Terpineol as a novel octane booster for extending the knock limit of gasoline
Roberts, William L.
Dibble, Robert W.
KAUST DepartmentClean Combustion Research Center
Permanent link to this recordhttp://hdl.handle.net/10754/622256
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AbstractImproving the octane number of gasoline offers the potential of improved engine combustion, as it permits spark timing advancement without engine knock. This study proposes the use of terpineol as an octane booster for gasoline in a spark ignited (SI) engine. Terpineol is a bio-derived oxygenated fuel obtained from pine tree resin, and has the advantage of higher calorific value than ethanol. The ignition delay time (IDT) of terpineol was first investigated in an ignition quality tester (IQT). The IQT results demonstrated a long ignition delay of 24.7 ms for terpineol and an estimated research octane number (RON) of 104, which was higher than commercial European (Euro V) gasoline. The octane boosting potential of terpineol was further investigated by blending it with a non-oxygenated gasoline (FACE F), which has a RON (94) lower than Euro V gasoline (RON = 97). The operation of a gasoline direct injection (GDI) SI engine fueled with terpineol-blended FACE F gasoline enabled spark timing advancement and improved engine combustion. The knock intensity of FACE F + 30% terpineol was lower than FACE F gasoline at both maximum brake torque (MBT) and knock limited spark advance (KLSA) operating points. Increasing proportions of terpineol in the blend caused peak heat release rate, in-cylinder pressure, CA50, and combustion duration to be closer to those of Euro V gasoline. Furthermore, FACE F + 30% terpineol displayed improved combustion characteristics when compared to Euro V gasoline. © 2016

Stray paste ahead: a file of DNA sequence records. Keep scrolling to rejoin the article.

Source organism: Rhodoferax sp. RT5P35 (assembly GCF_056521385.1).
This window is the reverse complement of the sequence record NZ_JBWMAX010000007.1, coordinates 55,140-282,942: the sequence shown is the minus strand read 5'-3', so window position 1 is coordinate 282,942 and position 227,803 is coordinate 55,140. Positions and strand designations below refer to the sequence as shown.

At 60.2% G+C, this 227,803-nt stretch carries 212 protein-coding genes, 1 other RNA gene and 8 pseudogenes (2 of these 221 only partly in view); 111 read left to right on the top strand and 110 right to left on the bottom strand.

CitationVallinayagam R, Vedharaj S, Naser N, Roberts WL, Dibble RW, et al. (2017) Terpineol as a novel octane booster for extending the knock limit of gasoline. Fuel 187: 9–15. Available: http://dx.doi.org/10.1016/j.fuel.2016.09.034.
SponsorsThis work was funded by competitive research funding from King Abdullah University of Science and Technology (KAUST) under the Clean Combustion Research Center’s Future Fuels program. Finally, we would like to express our gratitude to our Research Technician, Adrian. I. Ichim for his support in carrying out the engine experiments at KAUST engine lab.